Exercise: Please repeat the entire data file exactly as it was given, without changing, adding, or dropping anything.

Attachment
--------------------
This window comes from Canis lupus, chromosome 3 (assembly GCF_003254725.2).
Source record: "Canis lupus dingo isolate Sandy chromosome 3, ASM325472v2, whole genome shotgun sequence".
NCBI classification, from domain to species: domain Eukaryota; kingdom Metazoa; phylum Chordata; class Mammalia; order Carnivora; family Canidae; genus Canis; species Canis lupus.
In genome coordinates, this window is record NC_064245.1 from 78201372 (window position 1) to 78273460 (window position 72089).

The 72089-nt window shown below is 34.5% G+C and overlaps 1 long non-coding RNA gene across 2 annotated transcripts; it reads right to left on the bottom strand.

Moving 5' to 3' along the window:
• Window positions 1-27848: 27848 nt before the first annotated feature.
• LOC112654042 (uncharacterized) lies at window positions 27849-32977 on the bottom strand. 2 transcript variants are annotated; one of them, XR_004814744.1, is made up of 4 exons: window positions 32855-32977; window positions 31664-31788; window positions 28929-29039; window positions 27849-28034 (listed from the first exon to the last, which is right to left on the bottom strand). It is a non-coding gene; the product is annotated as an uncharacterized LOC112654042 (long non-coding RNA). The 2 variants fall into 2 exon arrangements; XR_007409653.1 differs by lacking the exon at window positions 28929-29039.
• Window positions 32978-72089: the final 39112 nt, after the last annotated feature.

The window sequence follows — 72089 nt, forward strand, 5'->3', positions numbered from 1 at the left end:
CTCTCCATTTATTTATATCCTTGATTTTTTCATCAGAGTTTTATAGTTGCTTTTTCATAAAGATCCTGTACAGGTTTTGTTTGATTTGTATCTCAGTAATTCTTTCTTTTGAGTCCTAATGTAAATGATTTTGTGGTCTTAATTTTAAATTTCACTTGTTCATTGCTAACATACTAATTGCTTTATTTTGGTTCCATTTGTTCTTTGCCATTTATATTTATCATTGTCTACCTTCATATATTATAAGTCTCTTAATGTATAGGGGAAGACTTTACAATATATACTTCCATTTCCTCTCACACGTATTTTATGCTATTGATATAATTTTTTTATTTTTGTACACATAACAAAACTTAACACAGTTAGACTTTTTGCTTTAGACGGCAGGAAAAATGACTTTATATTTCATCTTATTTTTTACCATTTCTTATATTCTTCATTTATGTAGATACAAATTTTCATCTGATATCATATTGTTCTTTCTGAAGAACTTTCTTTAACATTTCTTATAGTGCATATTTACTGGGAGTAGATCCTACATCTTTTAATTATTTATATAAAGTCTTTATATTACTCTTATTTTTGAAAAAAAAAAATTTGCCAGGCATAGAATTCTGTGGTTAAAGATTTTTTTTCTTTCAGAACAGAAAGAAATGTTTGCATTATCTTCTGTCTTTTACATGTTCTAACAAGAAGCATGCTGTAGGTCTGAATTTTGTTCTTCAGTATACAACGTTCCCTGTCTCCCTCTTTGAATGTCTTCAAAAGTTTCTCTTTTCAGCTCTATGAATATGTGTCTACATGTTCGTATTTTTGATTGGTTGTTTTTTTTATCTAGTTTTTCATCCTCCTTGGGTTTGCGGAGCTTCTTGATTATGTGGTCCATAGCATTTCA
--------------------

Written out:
This window comes from Canis lupus, chromosome 3 (assembly GCF_003254725.2).
Source record: "Canis lupus dingo isolate Sandy chromosome 3, ASM325472v2, whole genome shotgun sequence".
NCBI classification, from domain to species: domain Eukaryota; kingdom Metazoa; phylum Chordata; class Mammalia; order Carnivora; family Canidae; genus Canis; species Canis lupus.
In genome coordinates, this window is record NC_064245.1 from 78201372 (window position 1) to 78273460 (window position 72089).

The 72089-nt window shown below is 34.5% G+C and overlaps 1 long non-coding RNA gene across 2 annotated transcripts; it reads right to left on the bottom strand.

Moving 5' to 3' along the window:
• Window positions 1-27848: 27848 nt before the first annotated feature.
• LOC112654042 (uncharacterized) lies at window positions 27849-32977 on the bottom strand. 2 transcript variants are annotated; one of them, XR_004814744.1, is made up of 4 exons: window positions 32855-32977; window positions 31664-31788; window positions 28929-29039; window positions 27849-28034 (listed from the first exon to the last, which is right to left on the bottom strand). It is a non-coding gene; the product is annotated as an uncharacterized LOC112654042 (long non-coding RNA). The 2 variants fall into 2 exon arrangements; XR_007409653.1 differs by lacking the exon at window positions 28929-29039.
• Window positions 32978-72089: the final 39112 nt, after the last annotated feature.

The window sequence follows — 72089 nt, forward strand, 5'->3', positions numbered from 1 at the left end:
CTCTCCATTTATTTATATCCTTGATTTTTTCATCAGAGTTTTATAGTTGCTTTTTCATAAAGATCCTGTACAGGTTTTGTTTGATTTGTATCTCAGTAATTCTTTCTTTTGAGTCCTAATGTAAATGATTTTGTGGTCTTAATTTTAAATTTCACTTGTTCATTGCTAACATACTAATTGCTTTATTTTGGTTCCATTTGTTCTTTGCCATTTATATTTATCATTGTCTACCTTCATATATTATAAGTCTCTTAATGTATAGGGGAAGACTTTACAATATATACTTCCATTTCCTCTCACACGTATTTTATGCTATTGATATAATTTTTTTATTTTTGTACACATAACAAAACTTAACACAGTTAGACTTTTTGCTTTAGACGGCAGGAAAAATGACTTTATATTTCATCTTATTTTTTACCATTTCTTATATTCTTCATTTATGTAGATACAAATTTTCATCTGATATCATATTGTTCTTTCTGAAGAACTTTCTTTAACATTTCTTATAGTGCATATTTACTGGGAGTAGATCCTACATCTTTTAATTATTTATATAAAGTCTTTATATTACTCTTATTTTTGAAAAAAAAAAATTTGCCAGGCATAGAATTCTGTGGTTAAAGATTTTTTTTCTTTCAGAACAGAAAGAAATGTTTGCATTATCTTCTGTCTTTTACATGTTCTAACAAGAAGCATGCTGTAGGTCTGAATTTTGTTCTTCAGTATACAACGTTCCCTGTCTCCCTCTTTGAATGTCTTCAAAAGTTTCTCTTTTCAGCTCTATGAATATGTGTCTACATGTTCGTATTTTTGATTGGTTGTTTTTTTTATCTAGTTTTTCATCCTCCTTGGGTTTGCGGAGCTTCTTGATTATGTGGTCCATAGCATTTCA